Then there are bar review courses that can range from several hundred to several thousand dollars for reputable, full-service courses. Next there are costs to take a bar exam, including jurisdiction exam fees, special “laptop fees,” travel to and from test sites, and lodging and food at exam locations.

These costs vary by jurisdiction. They start in the low hundreds, such as in Washington, D.C. (as of this writing, for first-time takers it’s $205 with a laptop fee of $145), and New York (first-time takers pay $250, with a laptop fee of $100). They escalate into the thousands, such as Florida (first-time takers pay $1,000, with a laptop fee of $145) and South Carolina (first-time takers pay $1,000 along with a laptop fee of $125.50).

Check your jurisdiction’s website to be sure you know the costs. And apply on time. If you miss deadlines, there are late fees on top of the regular fees.

Wait! There’s more.

Beyond the bar exam, other components are required for licensing, including character and fitness, the MPRE, and, in some jurisdictions, state-specific exams. All have additional costs. Adding it up, plan on about $10,000 for bar-related costs—and that’s excluding private tutoring, if needed. (Talk with your academic success program faculty before hiring a tutor.)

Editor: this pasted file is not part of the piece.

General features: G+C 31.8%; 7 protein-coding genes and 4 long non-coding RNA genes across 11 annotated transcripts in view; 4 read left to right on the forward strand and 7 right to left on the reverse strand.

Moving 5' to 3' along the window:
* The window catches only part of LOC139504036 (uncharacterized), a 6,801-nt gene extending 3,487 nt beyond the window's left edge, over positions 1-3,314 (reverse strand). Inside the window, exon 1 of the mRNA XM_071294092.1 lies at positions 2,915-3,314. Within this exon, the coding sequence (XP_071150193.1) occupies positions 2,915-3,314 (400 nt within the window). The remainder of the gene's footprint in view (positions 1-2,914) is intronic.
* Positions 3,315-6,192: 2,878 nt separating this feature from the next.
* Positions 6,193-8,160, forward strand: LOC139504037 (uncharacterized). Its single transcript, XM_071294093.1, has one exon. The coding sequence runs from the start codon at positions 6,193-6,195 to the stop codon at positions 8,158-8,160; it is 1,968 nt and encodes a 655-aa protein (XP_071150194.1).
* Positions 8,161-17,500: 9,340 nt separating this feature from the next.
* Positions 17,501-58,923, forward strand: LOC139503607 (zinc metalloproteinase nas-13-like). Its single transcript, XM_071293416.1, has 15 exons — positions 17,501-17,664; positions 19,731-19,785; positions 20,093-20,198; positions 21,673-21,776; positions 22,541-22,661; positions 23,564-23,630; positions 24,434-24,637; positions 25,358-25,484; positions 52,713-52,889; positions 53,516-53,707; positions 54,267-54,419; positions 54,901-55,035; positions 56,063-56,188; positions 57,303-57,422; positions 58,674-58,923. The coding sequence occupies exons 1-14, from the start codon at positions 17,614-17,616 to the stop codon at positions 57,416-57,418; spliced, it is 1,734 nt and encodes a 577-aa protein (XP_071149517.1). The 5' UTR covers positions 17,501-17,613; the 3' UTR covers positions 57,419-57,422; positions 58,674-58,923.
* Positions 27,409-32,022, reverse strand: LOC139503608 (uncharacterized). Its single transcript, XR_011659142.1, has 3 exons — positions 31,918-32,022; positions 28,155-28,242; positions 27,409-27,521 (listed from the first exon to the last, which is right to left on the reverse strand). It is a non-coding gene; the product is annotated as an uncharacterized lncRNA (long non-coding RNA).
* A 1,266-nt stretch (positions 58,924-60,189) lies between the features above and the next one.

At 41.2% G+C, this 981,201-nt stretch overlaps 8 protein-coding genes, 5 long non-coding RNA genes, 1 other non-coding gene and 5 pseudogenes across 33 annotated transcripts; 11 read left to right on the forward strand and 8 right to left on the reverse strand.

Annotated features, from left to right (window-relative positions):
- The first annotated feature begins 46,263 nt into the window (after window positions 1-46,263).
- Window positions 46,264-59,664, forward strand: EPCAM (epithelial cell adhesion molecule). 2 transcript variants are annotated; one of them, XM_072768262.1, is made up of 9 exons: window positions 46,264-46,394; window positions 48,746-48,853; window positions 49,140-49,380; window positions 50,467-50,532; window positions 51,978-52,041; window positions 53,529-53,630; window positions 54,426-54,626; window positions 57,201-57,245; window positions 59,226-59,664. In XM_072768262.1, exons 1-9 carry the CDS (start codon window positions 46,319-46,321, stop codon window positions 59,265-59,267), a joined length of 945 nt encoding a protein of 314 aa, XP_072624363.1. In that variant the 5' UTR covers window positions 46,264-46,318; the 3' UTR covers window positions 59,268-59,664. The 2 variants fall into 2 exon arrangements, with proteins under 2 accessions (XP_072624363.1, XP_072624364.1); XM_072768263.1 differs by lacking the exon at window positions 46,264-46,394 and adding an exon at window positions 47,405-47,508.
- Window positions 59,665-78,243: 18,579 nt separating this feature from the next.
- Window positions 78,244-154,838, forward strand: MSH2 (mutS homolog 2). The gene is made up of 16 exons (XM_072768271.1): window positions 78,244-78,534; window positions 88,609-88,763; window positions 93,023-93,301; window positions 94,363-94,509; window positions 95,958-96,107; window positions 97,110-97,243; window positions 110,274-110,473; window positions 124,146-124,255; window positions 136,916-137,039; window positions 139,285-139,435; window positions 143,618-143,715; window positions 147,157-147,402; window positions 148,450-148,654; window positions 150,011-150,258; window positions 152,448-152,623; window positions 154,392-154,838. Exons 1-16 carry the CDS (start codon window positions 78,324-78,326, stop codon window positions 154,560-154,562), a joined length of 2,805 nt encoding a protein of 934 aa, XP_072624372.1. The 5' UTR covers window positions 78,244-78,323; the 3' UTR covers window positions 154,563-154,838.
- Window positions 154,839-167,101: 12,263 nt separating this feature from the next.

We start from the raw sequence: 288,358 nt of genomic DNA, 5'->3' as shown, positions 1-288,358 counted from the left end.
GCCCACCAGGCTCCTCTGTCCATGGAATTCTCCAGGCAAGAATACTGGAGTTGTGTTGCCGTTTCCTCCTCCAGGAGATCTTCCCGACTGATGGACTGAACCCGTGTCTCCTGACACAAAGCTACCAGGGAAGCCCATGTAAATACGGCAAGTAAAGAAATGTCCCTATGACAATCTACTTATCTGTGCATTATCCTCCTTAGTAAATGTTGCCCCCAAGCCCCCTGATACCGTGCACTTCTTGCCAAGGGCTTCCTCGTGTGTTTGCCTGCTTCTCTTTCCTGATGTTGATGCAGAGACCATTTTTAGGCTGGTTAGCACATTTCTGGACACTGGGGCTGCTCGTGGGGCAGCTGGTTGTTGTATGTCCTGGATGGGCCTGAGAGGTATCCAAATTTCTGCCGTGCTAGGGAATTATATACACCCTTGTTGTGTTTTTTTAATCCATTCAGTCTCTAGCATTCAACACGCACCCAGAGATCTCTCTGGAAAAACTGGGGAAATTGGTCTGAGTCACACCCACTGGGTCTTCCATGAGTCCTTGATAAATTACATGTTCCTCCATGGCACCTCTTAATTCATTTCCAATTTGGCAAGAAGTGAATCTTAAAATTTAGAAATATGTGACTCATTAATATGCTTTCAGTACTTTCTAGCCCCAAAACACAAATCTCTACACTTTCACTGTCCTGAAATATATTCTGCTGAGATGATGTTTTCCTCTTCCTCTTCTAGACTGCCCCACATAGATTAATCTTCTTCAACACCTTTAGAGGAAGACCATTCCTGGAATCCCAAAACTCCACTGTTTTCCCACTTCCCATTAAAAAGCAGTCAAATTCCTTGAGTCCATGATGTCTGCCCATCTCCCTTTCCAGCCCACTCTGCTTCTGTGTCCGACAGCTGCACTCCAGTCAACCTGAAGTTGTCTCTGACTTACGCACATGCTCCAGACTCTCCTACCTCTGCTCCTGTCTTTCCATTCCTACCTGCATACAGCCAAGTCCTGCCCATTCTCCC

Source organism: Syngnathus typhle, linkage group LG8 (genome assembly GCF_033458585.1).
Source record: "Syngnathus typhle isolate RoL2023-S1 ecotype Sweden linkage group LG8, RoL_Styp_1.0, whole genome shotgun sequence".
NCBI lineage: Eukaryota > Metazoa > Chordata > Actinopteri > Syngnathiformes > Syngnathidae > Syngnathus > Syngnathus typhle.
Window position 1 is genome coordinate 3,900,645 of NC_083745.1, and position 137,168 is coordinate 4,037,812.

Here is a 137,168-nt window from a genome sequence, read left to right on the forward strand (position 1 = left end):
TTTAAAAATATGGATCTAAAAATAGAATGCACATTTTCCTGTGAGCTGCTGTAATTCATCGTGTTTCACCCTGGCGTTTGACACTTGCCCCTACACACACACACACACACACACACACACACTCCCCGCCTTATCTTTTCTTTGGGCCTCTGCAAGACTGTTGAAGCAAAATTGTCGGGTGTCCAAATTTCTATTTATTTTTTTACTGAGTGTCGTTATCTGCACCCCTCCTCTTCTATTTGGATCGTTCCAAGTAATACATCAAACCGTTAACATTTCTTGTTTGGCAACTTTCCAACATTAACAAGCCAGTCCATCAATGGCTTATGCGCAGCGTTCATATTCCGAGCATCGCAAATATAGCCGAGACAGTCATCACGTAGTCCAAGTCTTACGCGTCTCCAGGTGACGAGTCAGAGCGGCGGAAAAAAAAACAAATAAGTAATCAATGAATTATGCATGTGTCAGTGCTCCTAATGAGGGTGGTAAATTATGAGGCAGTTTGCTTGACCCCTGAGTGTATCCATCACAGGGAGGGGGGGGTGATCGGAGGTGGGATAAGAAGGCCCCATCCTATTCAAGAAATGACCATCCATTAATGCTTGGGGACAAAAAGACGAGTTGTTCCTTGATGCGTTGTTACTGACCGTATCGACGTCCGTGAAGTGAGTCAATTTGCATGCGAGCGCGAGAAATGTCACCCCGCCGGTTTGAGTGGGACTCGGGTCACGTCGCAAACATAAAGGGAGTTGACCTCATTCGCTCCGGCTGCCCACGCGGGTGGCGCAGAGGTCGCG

Solutions? Save enough to finance at least two months without working after graduation. Tap into budgeting websites and free resources for law students in financial literacy programs, such as MAX by AccessLex.

Think about daily savings. Make your own coffee instead of hitting the coffee shop. Take public transportation, and share living spaces with roommates. Make regular appointments with counselors in your financial aid office to discuss the loans you take, and put some money aside each semester for post-graduation bar prep. If you have a safe, reliable network you can ask for financial help or advice, do so.

Circling back to where we began, if your finances are under control, you can work on training your general ability to focus. Focus, like mindset, isn’t fixed. We can increase our ability to think deeply and critically. Practice every day. All of the following can help:

  • Meditation
  • Finding quiet places to study
  • Leaving your phone in another room while you study
  • Disabling notifications and instant messaging
  • Setting email and social media “office hours” so you check only when you need a study break anyway
  • Pushing back invaders that pop into the inbox of your mind
  • Starting with small blocks of full focus and increasing the time gradually, building up to three-hour blocks that mirror what will be required for bar success.

This isn’t easy. Magic bullets won’t appear. The study and practice of law are hard and require deep focus—something that’s not trendy or what we’re used to in our fragmented world. But it’s doable.

Ultimately, you must control your bar prep. Don’t let it control you. Start concentration training, and start saving money—now. This is an investment in you and in your future, and it will pay off.